India’s accord with Australia is part of a broader tie-up of  New Delhi with the US, France, Singapore and Japan that is expected to undercut  Chinese naval activities in the Pacific. 

Despite the flare-ups on the border and the flexing of military muscle on both sides, there is little threat of large scale conflict as both countries are deeply tied to each other in trade,  worth around $90 billion annually.  

China is, in fact, India’s largest trading partner and the chances of minor border clashes turning to a conflagration is remote. 

But there is no doubt it is a war of nerves and the situation has turned complex for India from an unexpected quarter, Nepal.  

Arguably India’s closest neighbour in terms of cultural affiliation and a historical connect right from the time of the British, the government in Kathmandu has raked up a dormant unresolved border dispute with India.  

Nepal, which is wedged between China to the north and India to its south, is raising an issue that most people were not even aware of. This concerns a 372 sq km area to the west of Nepal in the  Limpiyadhura-Kalapani-Lipulekh triangle that is of strategic importance to India. Lipulekh is the trading corridor between India and China that New Delhi considers part of its territory.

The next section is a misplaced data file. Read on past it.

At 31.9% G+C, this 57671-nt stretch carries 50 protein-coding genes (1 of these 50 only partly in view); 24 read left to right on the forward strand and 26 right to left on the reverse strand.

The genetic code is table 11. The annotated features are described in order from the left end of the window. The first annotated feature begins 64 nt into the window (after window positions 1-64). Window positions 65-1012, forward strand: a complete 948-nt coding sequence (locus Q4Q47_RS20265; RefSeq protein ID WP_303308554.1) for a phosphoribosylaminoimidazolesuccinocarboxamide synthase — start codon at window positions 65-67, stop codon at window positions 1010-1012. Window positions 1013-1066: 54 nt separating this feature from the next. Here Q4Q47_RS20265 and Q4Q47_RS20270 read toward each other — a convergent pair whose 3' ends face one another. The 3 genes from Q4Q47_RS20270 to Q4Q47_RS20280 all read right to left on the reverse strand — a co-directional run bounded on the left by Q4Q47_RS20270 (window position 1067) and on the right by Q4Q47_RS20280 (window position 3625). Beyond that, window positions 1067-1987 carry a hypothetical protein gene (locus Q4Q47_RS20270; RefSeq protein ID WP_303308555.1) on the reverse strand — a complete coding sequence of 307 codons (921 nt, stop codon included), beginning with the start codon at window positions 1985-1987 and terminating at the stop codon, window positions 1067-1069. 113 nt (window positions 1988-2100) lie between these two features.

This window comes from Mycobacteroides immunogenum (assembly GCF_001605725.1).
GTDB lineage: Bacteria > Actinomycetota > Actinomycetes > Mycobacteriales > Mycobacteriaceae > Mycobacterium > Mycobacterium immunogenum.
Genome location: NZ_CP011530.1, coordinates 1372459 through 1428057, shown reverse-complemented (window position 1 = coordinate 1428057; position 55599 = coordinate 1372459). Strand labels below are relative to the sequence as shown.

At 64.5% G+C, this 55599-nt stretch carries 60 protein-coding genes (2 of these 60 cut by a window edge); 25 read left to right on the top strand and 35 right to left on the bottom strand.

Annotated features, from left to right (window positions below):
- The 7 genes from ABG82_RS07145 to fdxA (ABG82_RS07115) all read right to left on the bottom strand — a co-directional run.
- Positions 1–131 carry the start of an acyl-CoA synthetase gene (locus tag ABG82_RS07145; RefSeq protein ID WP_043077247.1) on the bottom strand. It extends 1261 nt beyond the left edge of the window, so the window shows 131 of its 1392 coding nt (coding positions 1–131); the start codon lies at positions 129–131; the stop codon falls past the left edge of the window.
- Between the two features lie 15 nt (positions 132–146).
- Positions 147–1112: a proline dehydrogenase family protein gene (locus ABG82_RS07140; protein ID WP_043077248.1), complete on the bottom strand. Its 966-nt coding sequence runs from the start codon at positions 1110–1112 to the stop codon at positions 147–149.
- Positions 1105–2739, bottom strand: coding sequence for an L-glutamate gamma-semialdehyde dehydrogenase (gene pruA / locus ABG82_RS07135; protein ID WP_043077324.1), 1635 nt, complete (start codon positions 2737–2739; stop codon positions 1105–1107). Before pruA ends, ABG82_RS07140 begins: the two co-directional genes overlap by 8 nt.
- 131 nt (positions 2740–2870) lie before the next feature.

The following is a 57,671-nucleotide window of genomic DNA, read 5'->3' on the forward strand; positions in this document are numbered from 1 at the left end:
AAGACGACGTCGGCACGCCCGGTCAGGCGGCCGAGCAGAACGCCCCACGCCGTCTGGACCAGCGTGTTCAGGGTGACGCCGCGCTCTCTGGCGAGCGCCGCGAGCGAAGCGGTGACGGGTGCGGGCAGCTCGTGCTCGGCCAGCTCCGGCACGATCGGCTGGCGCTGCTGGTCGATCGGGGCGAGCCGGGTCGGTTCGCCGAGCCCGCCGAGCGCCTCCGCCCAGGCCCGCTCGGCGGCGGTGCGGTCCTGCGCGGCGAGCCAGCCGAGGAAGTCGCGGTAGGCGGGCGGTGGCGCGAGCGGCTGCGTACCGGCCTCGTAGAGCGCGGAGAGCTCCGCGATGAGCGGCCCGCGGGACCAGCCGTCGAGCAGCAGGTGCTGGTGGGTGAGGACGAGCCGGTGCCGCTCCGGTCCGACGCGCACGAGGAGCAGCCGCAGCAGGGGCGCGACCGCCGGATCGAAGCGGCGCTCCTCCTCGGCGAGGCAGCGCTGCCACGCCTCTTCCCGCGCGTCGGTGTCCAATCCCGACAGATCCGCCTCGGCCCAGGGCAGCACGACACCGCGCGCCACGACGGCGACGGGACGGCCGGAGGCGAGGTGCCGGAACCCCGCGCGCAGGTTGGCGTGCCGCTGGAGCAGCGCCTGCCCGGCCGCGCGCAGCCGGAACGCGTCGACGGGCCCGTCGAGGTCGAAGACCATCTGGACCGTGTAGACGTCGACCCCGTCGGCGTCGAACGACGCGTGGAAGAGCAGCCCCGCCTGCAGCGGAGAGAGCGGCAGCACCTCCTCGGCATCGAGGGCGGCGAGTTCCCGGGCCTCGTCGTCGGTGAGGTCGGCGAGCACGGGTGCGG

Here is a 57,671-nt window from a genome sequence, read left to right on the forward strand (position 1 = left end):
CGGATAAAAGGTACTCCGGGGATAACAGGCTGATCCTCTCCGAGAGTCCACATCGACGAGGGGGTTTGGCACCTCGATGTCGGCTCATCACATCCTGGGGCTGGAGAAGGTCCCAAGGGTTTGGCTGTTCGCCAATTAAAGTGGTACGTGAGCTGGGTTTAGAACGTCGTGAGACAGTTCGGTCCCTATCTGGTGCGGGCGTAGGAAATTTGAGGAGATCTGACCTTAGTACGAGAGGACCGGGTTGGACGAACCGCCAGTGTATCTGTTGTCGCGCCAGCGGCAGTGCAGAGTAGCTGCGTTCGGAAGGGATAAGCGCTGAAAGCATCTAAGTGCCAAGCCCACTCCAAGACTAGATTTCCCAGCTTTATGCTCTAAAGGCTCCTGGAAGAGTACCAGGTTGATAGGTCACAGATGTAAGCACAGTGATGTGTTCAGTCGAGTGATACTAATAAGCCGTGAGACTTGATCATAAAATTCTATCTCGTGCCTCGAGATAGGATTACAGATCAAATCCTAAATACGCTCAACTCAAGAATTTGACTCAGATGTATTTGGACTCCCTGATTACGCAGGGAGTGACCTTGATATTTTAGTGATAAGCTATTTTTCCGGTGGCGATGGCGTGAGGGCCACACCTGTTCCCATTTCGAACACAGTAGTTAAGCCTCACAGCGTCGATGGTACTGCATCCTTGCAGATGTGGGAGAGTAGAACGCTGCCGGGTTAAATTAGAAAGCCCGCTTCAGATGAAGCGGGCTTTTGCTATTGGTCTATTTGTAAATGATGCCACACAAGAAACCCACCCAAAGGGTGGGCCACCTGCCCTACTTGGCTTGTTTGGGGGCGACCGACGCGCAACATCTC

The dispute can be traced to the 1816 Sigauli treaty between British India and Nepal according to which a river Kuti was demarcated as the border. To the west of the river was India and to the east Nepal.  

However, in 1860, the British reworked the map with the result that the area came to be part of India. But this modification was not codified into an amended treaty, with the result that from then until the 1990s, it was assumed that the region was India’s.  

Nepal’s monarch King Mahendra too dropped the territory from the country’s maps. Again,  there was no formal agreement between the two countries, a reflection of the friendship between the two, where it was probably never thought it would be necessary at some time in the future.